The hardware PIN code acts as the 2nd factor, but you can also configure recent OpenSSH server versions to require password and public-key authentication to achieve MFA as well. Assuming you have some way to verify that the key is stored in hardware and not ~/.ssh/id_rsa, of course...

For example, I have a Yubikey NEO and I'm using its PIV smartcard mode to hold a self-signed X.509 certificate that acts as a hardware SSH key. Windows has built-in drivers for PIV cards, so one can just carry around PuTTY-CAC on a USB stick (it's a maintained patch that adds CAPI/CNG support to PuTTY) if one often needs to log in from not-quite-trusted locations.

For Windows OpenSSH, the situation is more annoying, as it only speaks PKCS#11 and there's no decent PKCS#11-to-CAPI bridge; fortunately Yubikey themselves provide a PKCS#11 module that directly accesses the smartcard, so I can use ssh -I libykcs11.dll to connect.

(Windows OpenSSH may also support the "sk-" FIDO-backed key format that OpenSSH has recently added. I haven't tried this type yet at all.)

As another example, my personal server that I'm hosting on university's LAN and I've ended up using as a jumphost has a TPM installed, again storing an SSH key in hardware. It's probably not very good that I'm using a personal box for this purpose, but at least the key can't be used without the PIN and it can't be stolen.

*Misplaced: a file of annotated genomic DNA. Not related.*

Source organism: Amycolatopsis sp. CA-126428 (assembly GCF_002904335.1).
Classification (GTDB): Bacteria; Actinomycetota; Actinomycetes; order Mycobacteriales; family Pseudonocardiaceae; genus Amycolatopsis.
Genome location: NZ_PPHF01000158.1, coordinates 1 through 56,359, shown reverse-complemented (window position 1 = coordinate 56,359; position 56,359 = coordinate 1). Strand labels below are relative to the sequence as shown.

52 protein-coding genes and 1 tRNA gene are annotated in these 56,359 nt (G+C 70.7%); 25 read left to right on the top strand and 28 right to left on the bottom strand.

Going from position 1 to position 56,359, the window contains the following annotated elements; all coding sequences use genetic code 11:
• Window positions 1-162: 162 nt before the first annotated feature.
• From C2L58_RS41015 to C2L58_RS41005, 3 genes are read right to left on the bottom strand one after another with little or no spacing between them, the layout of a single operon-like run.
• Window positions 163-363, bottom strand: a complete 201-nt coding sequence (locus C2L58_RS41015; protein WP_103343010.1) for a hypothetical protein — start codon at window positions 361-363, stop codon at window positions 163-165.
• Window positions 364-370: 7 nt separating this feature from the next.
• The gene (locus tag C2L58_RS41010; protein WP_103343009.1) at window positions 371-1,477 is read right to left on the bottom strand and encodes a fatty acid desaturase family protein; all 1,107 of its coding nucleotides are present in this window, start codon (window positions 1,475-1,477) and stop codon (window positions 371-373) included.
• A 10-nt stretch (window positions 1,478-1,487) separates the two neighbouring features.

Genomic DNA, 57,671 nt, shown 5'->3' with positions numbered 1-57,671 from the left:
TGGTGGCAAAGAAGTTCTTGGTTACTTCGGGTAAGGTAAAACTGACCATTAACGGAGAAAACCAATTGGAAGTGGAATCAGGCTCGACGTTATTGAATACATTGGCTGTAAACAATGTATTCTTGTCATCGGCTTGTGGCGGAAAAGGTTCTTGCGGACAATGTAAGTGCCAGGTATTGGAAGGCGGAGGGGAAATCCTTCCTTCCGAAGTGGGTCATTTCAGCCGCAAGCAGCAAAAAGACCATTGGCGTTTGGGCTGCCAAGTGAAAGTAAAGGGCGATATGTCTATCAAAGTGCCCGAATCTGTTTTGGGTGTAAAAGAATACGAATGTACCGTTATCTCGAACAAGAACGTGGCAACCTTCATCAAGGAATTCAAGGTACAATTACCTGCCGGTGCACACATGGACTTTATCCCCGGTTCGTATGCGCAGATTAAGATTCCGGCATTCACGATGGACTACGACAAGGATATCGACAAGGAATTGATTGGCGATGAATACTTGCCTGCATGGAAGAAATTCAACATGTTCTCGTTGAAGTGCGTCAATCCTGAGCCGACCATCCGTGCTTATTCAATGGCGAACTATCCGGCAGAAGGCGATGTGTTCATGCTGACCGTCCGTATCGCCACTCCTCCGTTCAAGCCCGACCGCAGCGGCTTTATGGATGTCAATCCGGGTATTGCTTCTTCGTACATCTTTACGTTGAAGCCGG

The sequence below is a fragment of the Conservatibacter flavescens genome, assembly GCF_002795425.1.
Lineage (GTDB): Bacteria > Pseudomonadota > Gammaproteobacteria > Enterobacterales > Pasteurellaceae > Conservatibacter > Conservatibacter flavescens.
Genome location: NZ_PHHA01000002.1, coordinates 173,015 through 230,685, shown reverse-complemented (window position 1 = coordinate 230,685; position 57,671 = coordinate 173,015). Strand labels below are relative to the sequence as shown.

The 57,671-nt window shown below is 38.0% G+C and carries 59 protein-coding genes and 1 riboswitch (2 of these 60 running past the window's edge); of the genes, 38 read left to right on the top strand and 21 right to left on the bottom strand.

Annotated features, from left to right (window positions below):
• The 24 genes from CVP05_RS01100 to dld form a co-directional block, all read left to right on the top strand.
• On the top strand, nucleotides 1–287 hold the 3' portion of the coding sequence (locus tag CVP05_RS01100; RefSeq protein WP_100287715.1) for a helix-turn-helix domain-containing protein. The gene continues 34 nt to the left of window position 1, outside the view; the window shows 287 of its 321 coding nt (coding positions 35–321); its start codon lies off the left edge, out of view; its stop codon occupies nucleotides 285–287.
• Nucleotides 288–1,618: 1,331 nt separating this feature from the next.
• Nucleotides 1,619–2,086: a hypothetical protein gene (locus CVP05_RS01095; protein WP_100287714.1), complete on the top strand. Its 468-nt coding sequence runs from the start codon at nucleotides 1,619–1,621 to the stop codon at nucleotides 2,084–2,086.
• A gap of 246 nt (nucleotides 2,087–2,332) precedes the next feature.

By Carl at 2021-04-27 09:51:00:

Sounds like Tailscale might help but it’s a big change to your network topology.

By cks at 2021-04-27 10:55:33:

Tailscale is nifty but there's almost no chance we could get all of the people who SSH in to our systems to switch over to it (assuming it's even possible on their clients), and I'm not sure it would satisfy MFA authentication requirements without a fair amount of extra tooling (although I haven't looked at its features there).

The solution my university has arrived at, for better or worse, is to pawn this off on the VPN. Anything SSH-able (like the HPC cluster), along with some other similarly sensitive things (like edit access to the website CMS), is restricted to access from the on-campus network. The VPN is configured to use 2FA, so you have to do that first before accessing anything else. On the plus side, once you're on the VPN, you can SSH to 100 machines if you want, with no additional 2FA challenges.

The MFA/SSO gateway things all strike me as a case of "those who didn't understand Kerberos are condemned to reinvent it poorly".

It's a shame that Kerberos hasn't kept up-to-date with advances in encryption technology because the workflow was very neat.

IE on Windows (still, I think?) supports providing NTLM sessions (which are now Kerberos?) over HTTP auth, using their own mechanism. I seem to remember that you need to explicitly enable it for specific URL domains tho'.

Anyway, OpenSSH has good GSSAPI support and you can still use password or private key auth so Kerberos can be deployed gradually if you can overcome the risks of running an Internet facing KDC.

Written on 26 April 2021.